Capital Caring was founded on the belief that everyone facing advanced illness needs access to compassionate care that addresses what matters most and ensures they and their families are comfortable, so it is particularly fitting, as we celebrate our 40th anniversary year, that we are launching this new and interactive campaign to give voice to those whose lives we have touched throughout our service area. Our mission at Capital Caring is to simply improve care, and we are so excited that this project will give us an opportunity to hear how we have impacted the lives of so many in our community.”

The “40 for 40” campaign can be found at capitalcaring.org/40-for-40.


40 for 40: Craig Fisher's Story

My husband Craig was diagnosed with pancreatic cancer the day before his 61st birthday. That's a vicious disease, and he didn't even make it six months from that date. We relied so heavily on Capital Caring to help take care of him, take him to the hospital for his infusions, bring him his medications, and visit him, because I was working about an hour away from home and needed to hang onto my new job, through which we had our health insurance. He believed the Capital Caring staff and volunteers were true angels and spent the last few months of his life exhorting everybody to become a volunteer. I had to let a few year go by before I was emotionally ready, but as soon as that time came, I fulfilled my promise to him and became a Capital Caring volunteer. And I continue to be aware that everybody associated with this organization really is an angel. -- Gail Fisher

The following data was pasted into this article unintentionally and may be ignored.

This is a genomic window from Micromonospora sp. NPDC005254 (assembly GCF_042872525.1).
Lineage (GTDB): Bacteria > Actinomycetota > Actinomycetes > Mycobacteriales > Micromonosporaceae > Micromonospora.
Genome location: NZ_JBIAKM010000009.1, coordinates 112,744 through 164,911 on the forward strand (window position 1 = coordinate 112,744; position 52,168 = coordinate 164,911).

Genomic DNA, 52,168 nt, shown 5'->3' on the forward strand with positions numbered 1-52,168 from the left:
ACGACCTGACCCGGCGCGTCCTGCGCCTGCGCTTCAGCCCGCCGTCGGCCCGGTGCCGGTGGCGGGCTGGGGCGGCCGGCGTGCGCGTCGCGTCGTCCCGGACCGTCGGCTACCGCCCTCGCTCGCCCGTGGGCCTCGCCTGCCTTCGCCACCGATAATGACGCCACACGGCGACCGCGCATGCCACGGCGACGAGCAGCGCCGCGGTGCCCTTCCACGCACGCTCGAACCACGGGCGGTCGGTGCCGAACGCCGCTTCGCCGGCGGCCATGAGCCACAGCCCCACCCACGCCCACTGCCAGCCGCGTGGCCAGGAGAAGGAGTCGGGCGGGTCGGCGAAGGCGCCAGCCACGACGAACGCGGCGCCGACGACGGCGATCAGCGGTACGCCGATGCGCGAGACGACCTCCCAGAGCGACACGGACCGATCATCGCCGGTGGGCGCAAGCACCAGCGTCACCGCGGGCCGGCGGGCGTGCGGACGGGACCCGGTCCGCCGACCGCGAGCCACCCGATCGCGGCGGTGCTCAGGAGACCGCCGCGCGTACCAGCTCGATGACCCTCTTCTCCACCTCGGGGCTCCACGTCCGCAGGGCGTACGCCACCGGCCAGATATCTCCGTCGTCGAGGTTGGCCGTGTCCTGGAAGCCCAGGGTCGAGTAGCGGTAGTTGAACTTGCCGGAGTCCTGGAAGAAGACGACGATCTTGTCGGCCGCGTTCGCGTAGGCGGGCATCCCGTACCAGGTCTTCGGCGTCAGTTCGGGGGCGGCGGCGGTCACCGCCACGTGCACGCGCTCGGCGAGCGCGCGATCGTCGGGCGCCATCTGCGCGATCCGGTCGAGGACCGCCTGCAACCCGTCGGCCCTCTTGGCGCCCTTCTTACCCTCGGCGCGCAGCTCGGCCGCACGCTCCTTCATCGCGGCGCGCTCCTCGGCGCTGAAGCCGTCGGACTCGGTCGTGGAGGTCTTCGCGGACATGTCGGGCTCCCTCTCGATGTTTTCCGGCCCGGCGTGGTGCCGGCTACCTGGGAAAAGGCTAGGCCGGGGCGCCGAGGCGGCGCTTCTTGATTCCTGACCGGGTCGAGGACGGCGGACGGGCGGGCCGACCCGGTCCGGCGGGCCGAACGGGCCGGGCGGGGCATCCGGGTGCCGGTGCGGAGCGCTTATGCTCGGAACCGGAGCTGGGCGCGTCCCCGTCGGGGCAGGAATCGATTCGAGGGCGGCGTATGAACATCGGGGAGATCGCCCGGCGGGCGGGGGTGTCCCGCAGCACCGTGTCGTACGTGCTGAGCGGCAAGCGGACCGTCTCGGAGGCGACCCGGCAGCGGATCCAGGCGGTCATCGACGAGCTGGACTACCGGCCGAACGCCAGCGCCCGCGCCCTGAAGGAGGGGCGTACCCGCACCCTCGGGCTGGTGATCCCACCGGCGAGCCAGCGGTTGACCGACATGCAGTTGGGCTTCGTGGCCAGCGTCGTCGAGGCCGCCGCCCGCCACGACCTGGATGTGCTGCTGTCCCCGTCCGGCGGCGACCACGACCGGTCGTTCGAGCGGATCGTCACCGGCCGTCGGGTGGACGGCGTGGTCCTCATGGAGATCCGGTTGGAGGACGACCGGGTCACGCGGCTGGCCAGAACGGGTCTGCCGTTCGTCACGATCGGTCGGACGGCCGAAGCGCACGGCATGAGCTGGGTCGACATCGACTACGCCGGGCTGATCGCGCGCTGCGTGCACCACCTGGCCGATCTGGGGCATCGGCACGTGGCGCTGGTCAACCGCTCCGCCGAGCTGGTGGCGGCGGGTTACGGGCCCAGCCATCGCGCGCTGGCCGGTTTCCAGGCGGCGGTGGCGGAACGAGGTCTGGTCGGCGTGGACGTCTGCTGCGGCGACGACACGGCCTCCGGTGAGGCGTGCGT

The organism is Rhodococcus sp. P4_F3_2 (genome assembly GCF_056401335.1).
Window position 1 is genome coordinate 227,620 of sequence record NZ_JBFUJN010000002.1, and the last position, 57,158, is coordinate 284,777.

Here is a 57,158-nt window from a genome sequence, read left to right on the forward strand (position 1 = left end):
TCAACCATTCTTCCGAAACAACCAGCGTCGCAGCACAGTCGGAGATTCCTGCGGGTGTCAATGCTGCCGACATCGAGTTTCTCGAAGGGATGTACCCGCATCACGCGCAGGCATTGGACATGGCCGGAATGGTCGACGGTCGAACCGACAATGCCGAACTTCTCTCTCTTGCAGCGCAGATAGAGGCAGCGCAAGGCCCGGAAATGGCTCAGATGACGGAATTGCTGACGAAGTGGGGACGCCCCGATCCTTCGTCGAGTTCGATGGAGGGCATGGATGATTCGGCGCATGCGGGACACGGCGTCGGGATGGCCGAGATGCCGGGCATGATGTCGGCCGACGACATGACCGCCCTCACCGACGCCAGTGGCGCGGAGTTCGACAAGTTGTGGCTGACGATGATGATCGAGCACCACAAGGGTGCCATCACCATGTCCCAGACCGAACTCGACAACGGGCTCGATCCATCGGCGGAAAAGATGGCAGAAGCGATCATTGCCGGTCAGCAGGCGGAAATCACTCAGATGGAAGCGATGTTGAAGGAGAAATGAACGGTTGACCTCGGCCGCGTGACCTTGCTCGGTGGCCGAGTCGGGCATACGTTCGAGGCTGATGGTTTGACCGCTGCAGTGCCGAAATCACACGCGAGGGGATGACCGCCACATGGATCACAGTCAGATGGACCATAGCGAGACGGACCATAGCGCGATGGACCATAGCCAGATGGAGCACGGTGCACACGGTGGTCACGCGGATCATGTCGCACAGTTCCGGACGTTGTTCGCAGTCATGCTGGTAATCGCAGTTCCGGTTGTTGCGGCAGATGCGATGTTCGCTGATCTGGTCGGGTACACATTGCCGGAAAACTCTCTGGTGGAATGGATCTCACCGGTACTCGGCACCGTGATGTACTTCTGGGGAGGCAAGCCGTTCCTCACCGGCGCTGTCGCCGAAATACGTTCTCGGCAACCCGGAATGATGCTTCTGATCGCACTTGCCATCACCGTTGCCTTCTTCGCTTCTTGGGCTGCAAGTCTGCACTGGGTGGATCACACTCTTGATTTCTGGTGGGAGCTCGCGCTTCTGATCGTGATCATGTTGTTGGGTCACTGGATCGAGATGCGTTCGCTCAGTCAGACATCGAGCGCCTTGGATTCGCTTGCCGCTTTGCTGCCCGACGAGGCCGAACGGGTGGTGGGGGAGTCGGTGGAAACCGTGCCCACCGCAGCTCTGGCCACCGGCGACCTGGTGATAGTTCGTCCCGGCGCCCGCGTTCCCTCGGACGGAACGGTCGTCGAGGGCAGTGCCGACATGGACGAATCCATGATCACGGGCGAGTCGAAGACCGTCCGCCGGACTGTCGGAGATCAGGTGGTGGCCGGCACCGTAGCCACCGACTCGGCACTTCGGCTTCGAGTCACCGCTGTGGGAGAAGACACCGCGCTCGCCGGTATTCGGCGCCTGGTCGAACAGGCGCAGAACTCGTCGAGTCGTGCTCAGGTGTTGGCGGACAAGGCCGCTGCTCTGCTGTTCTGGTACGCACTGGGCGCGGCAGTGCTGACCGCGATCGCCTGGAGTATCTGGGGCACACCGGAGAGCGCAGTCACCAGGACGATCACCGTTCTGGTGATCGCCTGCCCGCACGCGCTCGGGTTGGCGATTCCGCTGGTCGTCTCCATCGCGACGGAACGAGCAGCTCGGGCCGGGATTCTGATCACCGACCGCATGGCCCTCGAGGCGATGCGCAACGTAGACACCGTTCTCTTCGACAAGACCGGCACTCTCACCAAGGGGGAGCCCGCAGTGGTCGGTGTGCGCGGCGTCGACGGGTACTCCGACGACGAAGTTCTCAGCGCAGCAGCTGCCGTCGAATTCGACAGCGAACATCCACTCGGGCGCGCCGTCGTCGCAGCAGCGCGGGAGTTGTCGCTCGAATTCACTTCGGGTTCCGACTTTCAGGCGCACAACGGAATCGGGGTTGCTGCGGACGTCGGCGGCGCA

40 for 40: Gail Fisher